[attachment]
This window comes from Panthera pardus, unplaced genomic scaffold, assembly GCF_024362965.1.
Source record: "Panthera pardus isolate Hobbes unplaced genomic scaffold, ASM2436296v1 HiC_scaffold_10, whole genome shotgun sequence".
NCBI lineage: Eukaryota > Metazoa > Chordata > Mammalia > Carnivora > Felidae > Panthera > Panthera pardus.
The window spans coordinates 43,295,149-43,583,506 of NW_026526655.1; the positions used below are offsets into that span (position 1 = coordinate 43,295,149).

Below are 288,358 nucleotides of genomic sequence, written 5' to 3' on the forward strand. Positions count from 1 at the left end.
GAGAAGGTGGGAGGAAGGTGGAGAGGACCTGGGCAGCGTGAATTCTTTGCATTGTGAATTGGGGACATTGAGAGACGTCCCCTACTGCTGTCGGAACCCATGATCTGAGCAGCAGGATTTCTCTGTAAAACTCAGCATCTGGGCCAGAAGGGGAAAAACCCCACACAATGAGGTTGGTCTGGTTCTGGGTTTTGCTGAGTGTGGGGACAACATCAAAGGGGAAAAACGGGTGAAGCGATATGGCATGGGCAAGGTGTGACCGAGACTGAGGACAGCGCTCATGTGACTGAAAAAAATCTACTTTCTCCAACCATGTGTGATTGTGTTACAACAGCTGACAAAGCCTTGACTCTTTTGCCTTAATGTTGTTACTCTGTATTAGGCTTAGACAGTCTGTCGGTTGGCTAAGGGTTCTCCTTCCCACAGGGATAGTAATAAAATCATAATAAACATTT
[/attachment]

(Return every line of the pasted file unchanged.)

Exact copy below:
This window comes from Panthera pardus, unplaced genomic scaffold, assembly GCF_024362965.1.
Source record: "Panthera pardus isolate Hobbes unplaced genomic scaffold, ASM2436296v1 HiC_scaffold_10, whole genome shotgun sequence".
NCBI lineage: Eukaryota > Metazoa > Chordata > Mammalia > Carnivora > Felidae > Panthera > Panthera pardus.
The window spans coordinates 43,295,149-43,583,506 of NW_026526655.1; the positions used below are offsets into that span (position 1 = coordinate 43,295,149).

Below are 288,358 nucleotides of genomic sequence, written 5' to 3' on the forward strand. Positions count from 1 at the left end.
GAGAAGGTGGGAGGAAGGTGGAGAGGACCTGGGCAGCGTGAATTCTTTGCATTGTGAATTGGGGACATTGAGAGACGTCCCCTACTGCTGTCGGAACCCATGATCTGAGCAGCAGGATTTCTCTGTAAAACTCAGCATCTGGGCCAGAAGGGGAAAAACCCCACACAATGAGGTTGGTCTGGTTCTGGGTTTTGCTGAGTGTGGGGACAACATCAAAGGGGAAAAACGGGTGAAGCGATATGGCATGGGCAAGGTGTGACCGAGACTGAGGACAGCGCTCATGTGACTGAAAAAAATCTACTTTCTCCAACCATGTGTGATTGTGTTACAACAGCTGACAAAGCCTTGACTCTTTTGCCTTAATGTTGTTACTCTGTATTAGGCTTAGACAGTCTGTCGGTTGGCTAAGGGTTCTCCTTCCCACAGGGATAGTAATAAAATCATAATAAACATTT